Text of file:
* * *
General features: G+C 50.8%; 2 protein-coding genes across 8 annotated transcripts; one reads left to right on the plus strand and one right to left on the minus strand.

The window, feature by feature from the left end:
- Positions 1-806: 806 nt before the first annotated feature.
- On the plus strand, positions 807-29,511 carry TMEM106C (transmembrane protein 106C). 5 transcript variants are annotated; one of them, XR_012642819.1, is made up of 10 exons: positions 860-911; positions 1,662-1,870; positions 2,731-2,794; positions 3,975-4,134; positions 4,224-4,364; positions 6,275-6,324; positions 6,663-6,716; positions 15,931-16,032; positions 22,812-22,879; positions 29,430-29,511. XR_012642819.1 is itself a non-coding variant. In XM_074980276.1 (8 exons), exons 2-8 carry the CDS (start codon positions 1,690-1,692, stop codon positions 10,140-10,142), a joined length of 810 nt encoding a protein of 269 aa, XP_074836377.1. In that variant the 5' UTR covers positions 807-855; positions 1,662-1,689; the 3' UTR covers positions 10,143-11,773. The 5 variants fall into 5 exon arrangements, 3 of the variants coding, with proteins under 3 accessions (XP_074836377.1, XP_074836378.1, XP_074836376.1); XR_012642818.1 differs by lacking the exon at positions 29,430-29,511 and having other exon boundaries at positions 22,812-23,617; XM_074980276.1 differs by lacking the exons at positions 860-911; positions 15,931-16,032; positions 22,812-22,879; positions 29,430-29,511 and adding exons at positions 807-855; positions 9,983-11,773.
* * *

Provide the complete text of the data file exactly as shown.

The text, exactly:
General features: G+C 50.8%; 2 protein-coding genes across 8 annotated transcripts; one reads left to right on the plus strand and one right to left on the minus strand.

The window, feature by feature from the left end:
- Positions 1-806: 806 nt before the first annotated feature.
- On the plus strand, positions 807-29,511 carry TMEM106C (transmembrane protein 106C). 5 transcript variants are annotated; one of them, XR_012642819.1, is made up of 10 exons: positions 860-911; positions 1,662-1,870; positions 2,731-2,794; positions 3,975-4,134; positions 4,224-4,364; positions 6,275-6,324; positions 6,663-6,716; positions 15,931-16,032; positions 22,812-22,879; positions 29,430-29,511. XR_012642819.1 is itself a non-coding variant. In XM_074980276.1 (8 exons), exons 2-8 carry the CDS (start codon positions 1,690-1,692, stop codon positions 10,140-10,142), a joined length of 810 nt encoding a protein of 269 aa, XP_074836377.1. In that variant the 5' UTR covers positions 807-855; positions 1,662-1,689; the 3' UTR covers positions 10,143-11,773. The 5 variants fall into 5 exon arrangements, 3 of the variants coding, with proteins under 3 accessions (XP_074836377.1, XP_074836378.1, XP_074836376.1); XR_012642818.1 differs by lacking the exon at positions 29,430-29,511 and having other exon boundaries at positions 22,812-23,617; XM_074980276.1 differs by lacking the exons at positions 860-911; positions 15,931-16,032; positions 22,812-22,879; positions 29,430-29,511 and adding exons at positions 807-855; positions 9,983-11,773.